Duvernay-Tardif and Ghavami, who is now his agent, rented an indoor stadium in Montreal and greeted scouts with coffee and fresh croissants from a bakery owned by Duvernay-Tardif’s parents. Ghavami gave everyone a folder with DVDs of all his games for the McGill Redmen from 2010 to 2013.
When Ghavami was driving to the facility, Duvernay-Tardif pranked him.
“Obviously, I’m nervous out of my mind. It was a big day,” Ghavami said. “Laurent calls, and he sounds very weary. I ask him what’s wrong, and he says, ‘Sasha, I’ve been working at the hospital in pediatrics, and I think I caught the flu. I’ve been up all night with a stomach virus. My blood pressure’s rising, I’m starting to sweat. We’ve got all these NFL teams coming …'
“Then he says, ‘Nah, I’m just messing with you. I’m good, bro. I’ll see you in a half-hour.’ I was so relieved. But the fact that he did that, I could see he was very loose, very relaxed. I thought, ‘This is going to be a good day.’ ”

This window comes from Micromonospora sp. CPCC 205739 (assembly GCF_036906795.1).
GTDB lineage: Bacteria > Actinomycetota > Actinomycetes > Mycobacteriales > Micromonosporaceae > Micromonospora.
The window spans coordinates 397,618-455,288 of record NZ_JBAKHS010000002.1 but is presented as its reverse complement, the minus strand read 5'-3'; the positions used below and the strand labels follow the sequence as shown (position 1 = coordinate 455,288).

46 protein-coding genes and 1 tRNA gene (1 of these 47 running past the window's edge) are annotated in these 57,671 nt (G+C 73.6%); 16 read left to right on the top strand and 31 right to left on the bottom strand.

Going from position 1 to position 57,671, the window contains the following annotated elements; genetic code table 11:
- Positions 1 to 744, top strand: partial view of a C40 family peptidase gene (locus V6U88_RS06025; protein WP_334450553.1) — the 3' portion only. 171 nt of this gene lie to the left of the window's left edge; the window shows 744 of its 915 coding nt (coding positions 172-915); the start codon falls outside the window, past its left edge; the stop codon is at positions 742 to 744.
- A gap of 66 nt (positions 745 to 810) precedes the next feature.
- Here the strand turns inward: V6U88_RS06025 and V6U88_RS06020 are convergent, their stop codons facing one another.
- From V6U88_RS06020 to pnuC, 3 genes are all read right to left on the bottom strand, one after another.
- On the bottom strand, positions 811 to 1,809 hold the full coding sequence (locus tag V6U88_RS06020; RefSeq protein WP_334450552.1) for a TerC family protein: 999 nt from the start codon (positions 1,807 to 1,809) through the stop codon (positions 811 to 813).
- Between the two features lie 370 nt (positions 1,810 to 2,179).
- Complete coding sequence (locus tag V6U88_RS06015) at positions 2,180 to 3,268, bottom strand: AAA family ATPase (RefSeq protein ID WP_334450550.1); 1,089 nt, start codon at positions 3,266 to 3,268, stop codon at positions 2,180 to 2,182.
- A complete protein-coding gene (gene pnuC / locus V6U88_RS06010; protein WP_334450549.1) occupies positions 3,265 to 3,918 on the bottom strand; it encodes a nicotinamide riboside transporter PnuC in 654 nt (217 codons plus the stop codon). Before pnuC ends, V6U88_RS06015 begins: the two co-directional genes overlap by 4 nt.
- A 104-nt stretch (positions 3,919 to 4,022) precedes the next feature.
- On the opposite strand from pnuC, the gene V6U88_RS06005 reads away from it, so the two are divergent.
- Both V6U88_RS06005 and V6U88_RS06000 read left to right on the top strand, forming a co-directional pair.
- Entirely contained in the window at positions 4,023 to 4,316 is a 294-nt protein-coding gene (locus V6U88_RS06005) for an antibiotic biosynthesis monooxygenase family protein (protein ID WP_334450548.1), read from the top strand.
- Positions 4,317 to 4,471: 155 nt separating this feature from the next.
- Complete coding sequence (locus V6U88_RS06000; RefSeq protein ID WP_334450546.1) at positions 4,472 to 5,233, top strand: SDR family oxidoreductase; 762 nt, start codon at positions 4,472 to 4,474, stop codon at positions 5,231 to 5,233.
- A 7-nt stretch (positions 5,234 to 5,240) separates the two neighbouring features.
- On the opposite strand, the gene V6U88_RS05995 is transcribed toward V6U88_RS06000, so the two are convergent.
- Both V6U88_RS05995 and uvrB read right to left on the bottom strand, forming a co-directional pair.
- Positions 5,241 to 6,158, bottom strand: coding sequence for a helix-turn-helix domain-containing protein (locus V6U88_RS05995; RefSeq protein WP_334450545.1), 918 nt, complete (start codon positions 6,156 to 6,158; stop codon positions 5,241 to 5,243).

And it was. Duvernay-Tardif performed well and teams were interested. But medical school too? Some teams didn’t get it.
“A lot of teams were saying, ‘How do we know you’re going to dedicate yourself 100% to the process? How do we know you’re not going to quit when things go bad, because you’ve got medical school?’ ” Duvernay-Tardif recalled. “But with the Chiefs, when I met Coach Reid in my predraft visit, it was like, ‘OK, we know why you play football — because you love it. Otherwise, you wouldn’t be here.’ They saw it as a positive thing.”
Reid validated that interest by selecting Duvernay-Tardif in the sixth round of the 2014 NFL draft, making him the 10th player to be chosen from a Canadian university.
In the four years that followed, Duvernay-Tardif played his way into the starting lineup for the Chiefs while studying medicine in the offseason.
“It’s crazy, honestly,” Chiefs quarterback Patrick Mahomes said. “For him to still be able to go to school and get his [medical] degree and everything like that — how much time you have to put into this facility in order to be as productive as he’s been on the football field. And then to have the offseasons and his spare time and go and be productive in other aspects of life, it really is a tremendous honor for him.”
Duvernay-Tardif has a mentor in former Seattle Seahawks and Kansas City long snapper Dr. Jean-Philippe “J.P.” Darche, a fellow McGill graduate, who spent nine years in the NFL before getting his medical degree at the University of Kansas. Darche is one of the Chiefs’ team doctors.